Mr. Dinkins, who served in the early 1990s, was seen as a compromise selection for voters weary of racial unrest, crime and fiscal turmoil. The racial harmony he sought remained elusive during his years in office.
David N. Dinkins, a barber’s son who became New York City’s first Black mayor on the wings of racial harmony but who was turned out by voters after one term over his handling of racial violence in Crown Heights, Brooklyn, died on Monday night at his home on the Upper East Side of Manhattan. He was 93.
His death was confirmed by Mayor Bill de Blasio. It came less than two months after Mr. Dinkins’s wife, Joyce Dinkins, died at 89.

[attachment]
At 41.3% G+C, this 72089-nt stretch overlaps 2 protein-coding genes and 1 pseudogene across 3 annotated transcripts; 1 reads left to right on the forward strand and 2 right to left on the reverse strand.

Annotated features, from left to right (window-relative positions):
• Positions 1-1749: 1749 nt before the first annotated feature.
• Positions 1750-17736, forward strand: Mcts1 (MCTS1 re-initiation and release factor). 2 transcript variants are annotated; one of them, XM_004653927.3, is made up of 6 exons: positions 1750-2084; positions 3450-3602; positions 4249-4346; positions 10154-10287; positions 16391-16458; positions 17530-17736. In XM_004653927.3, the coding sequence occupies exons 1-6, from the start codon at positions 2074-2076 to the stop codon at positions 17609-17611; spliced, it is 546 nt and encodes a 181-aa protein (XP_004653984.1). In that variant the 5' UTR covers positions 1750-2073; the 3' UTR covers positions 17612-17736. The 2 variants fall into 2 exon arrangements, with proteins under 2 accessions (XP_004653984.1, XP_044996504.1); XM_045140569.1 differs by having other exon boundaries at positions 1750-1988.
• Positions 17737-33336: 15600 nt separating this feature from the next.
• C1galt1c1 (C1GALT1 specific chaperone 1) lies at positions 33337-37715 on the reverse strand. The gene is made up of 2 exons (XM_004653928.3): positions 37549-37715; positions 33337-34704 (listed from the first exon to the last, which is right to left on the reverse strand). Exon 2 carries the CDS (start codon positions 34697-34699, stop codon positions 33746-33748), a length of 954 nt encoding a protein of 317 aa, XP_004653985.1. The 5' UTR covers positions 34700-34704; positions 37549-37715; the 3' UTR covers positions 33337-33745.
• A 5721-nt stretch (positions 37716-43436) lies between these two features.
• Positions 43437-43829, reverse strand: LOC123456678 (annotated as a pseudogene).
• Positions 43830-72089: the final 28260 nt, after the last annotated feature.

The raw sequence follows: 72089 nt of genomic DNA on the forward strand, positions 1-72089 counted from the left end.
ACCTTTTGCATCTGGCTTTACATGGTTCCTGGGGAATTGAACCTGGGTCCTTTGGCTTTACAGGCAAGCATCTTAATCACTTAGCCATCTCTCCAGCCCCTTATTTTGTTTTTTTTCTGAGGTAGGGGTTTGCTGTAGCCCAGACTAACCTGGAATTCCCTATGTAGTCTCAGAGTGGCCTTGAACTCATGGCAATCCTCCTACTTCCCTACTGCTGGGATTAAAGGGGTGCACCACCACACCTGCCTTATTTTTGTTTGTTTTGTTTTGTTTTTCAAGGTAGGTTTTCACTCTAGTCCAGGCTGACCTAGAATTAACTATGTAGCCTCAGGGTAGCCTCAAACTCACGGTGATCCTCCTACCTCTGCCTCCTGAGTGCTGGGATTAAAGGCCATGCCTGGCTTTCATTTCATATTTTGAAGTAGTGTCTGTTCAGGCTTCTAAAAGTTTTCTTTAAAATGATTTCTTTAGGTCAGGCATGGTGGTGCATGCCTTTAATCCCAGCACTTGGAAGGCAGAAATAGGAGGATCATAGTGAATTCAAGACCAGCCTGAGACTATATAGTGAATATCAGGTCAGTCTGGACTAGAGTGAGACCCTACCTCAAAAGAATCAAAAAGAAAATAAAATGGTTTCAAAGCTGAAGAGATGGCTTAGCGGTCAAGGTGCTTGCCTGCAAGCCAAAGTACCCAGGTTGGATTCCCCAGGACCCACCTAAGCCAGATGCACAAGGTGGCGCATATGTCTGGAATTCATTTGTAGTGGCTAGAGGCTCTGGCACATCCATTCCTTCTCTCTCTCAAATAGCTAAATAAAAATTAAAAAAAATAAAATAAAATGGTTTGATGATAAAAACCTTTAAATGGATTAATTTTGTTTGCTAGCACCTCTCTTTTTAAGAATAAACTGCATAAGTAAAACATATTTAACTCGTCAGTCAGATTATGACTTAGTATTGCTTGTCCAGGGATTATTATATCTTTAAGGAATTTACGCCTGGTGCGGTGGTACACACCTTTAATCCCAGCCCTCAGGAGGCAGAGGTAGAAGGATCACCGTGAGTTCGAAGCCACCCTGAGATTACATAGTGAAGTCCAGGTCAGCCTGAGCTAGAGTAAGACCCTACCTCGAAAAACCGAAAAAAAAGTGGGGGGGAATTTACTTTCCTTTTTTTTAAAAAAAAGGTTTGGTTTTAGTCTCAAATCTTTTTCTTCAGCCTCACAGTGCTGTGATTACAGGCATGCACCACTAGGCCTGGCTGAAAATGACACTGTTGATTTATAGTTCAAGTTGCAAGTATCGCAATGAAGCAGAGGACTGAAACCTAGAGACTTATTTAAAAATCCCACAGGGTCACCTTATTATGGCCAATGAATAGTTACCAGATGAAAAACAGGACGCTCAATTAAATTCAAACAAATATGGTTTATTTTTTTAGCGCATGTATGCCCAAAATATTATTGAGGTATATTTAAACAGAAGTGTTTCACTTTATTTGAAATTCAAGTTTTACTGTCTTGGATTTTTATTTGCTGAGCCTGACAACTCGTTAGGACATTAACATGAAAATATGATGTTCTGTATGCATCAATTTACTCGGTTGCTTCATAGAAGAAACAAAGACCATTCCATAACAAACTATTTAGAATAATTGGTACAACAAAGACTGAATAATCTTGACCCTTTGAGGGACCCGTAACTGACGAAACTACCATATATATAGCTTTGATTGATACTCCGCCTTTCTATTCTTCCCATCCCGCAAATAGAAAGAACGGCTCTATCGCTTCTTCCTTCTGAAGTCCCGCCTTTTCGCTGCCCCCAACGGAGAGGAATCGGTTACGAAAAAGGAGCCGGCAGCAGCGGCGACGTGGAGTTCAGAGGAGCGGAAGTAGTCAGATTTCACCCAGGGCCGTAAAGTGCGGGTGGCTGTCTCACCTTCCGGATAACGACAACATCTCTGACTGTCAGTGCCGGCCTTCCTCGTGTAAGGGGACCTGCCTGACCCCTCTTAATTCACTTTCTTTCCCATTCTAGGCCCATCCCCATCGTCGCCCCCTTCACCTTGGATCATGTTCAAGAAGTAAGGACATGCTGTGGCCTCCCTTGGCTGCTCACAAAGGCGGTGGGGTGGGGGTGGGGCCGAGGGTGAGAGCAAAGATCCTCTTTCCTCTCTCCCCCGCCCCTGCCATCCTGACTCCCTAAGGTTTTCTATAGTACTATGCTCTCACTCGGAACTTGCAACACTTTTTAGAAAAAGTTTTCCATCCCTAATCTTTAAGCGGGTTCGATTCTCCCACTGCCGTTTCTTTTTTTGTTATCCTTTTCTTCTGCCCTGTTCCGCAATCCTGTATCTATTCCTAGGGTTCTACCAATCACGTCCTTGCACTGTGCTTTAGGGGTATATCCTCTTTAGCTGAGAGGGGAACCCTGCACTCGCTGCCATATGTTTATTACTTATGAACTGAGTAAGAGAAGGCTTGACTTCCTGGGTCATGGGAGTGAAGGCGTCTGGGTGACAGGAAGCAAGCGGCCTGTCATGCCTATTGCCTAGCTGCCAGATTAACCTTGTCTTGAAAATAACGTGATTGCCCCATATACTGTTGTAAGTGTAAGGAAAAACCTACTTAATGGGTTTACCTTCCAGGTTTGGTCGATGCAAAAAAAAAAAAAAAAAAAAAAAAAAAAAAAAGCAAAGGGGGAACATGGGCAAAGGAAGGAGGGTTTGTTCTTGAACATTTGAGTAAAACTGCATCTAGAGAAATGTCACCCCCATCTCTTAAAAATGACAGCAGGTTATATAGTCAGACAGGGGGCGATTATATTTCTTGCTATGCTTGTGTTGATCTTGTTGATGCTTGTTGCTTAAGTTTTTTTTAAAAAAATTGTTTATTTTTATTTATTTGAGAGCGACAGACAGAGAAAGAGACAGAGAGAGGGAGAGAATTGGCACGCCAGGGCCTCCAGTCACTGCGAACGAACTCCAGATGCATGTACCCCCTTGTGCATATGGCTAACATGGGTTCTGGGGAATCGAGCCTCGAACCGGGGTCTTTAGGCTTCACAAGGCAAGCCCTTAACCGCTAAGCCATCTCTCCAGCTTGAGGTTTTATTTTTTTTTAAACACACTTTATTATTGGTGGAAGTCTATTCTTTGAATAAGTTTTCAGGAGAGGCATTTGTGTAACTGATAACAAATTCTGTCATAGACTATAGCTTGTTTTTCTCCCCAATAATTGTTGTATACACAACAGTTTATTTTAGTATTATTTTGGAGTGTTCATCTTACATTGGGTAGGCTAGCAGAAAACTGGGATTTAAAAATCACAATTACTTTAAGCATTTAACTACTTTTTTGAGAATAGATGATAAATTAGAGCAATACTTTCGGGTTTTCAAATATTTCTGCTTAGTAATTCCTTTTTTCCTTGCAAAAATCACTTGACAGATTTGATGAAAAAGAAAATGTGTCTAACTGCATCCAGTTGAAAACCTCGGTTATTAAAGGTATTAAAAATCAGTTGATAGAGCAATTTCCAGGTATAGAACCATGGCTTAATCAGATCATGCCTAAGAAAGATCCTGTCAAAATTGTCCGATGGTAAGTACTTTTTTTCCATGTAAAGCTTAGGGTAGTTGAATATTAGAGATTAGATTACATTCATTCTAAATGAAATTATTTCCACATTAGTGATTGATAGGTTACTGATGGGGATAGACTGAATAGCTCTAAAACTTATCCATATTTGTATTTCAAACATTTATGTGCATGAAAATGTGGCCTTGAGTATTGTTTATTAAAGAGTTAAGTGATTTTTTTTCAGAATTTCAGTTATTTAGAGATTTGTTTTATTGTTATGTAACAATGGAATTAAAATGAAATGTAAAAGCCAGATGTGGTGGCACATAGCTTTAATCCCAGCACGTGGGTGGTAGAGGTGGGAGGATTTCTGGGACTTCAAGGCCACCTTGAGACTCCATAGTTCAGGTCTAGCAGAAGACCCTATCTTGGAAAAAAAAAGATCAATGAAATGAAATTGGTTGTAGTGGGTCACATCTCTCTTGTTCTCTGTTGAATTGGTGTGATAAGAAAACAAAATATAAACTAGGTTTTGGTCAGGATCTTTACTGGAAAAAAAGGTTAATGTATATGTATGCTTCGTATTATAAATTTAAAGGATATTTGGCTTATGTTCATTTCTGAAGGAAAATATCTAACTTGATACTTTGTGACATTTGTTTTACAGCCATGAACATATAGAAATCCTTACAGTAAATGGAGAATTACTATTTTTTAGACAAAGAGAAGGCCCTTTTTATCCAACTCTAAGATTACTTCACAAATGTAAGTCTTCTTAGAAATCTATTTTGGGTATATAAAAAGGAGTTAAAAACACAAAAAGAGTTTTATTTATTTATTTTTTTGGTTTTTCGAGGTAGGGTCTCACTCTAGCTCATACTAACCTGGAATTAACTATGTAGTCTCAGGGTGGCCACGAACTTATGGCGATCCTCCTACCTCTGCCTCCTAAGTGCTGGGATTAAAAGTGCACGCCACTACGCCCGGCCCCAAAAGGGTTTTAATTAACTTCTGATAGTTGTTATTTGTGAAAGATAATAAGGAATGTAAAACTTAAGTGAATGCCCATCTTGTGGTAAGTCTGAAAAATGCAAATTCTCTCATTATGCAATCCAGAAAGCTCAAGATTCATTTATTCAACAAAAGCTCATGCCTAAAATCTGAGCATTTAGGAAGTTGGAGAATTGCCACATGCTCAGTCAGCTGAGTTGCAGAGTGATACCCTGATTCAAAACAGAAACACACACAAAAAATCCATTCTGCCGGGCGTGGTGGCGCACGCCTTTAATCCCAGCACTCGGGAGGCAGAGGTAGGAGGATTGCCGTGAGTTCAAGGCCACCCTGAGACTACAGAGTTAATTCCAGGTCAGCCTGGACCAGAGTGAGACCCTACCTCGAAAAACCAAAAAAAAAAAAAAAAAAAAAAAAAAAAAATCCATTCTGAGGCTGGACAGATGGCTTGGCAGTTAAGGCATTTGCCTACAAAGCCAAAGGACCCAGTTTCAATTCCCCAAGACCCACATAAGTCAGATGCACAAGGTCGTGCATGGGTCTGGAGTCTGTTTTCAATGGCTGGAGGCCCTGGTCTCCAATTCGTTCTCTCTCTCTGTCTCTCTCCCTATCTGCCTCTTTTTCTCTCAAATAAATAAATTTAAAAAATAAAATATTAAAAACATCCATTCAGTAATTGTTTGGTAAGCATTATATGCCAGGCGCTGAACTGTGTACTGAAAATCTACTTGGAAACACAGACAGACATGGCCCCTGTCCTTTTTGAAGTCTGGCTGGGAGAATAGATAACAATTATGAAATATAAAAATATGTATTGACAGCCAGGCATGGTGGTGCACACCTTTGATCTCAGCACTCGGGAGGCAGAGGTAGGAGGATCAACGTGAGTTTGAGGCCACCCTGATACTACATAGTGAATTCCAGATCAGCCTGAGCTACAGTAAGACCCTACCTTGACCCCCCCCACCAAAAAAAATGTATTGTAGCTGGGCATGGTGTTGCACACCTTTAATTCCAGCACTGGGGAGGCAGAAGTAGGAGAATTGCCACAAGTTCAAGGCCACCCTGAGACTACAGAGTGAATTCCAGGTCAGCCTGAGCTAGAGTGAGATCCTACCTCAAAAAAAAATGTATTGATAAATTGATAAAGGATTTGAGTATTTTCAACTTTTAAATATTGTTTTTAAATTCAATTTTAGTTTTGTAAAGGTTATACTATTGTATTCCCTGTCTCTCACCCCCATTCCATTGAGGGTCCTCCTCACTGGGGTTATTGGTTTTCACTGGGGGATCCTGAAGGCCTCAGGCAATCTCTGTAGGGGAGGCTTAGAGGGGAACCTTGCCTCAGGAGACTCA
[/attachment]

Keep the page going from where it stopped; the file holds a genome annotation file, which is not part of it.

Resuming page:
Cautious, deliberate, a Harlem Democrat who climbed to City Hall through relatively minor elective and appointive offices, Mr. Dinkins had none of the flamboyance of Edward I. Koch, who preceded him, or Rudolph W. Giuliani, who succeeded him — and who, along with Fiorello H. La Guardia in the 1930s and ’40s, were arguably the city’s most dominant mayors of the 20th century. Indeed, many historians and political experts say that as the 106th mayor of New York, from 1990 through 1993, Mr. Dinkins suffered by comparison with the Gullivers bestriding him.
Mr. Dinkins was a compromise selection for voters exhausted by racial strife, corruption, crime and fiscal turmoil, and he proved to be an able caretaker, historians say, rather than an innovator of grand achievements.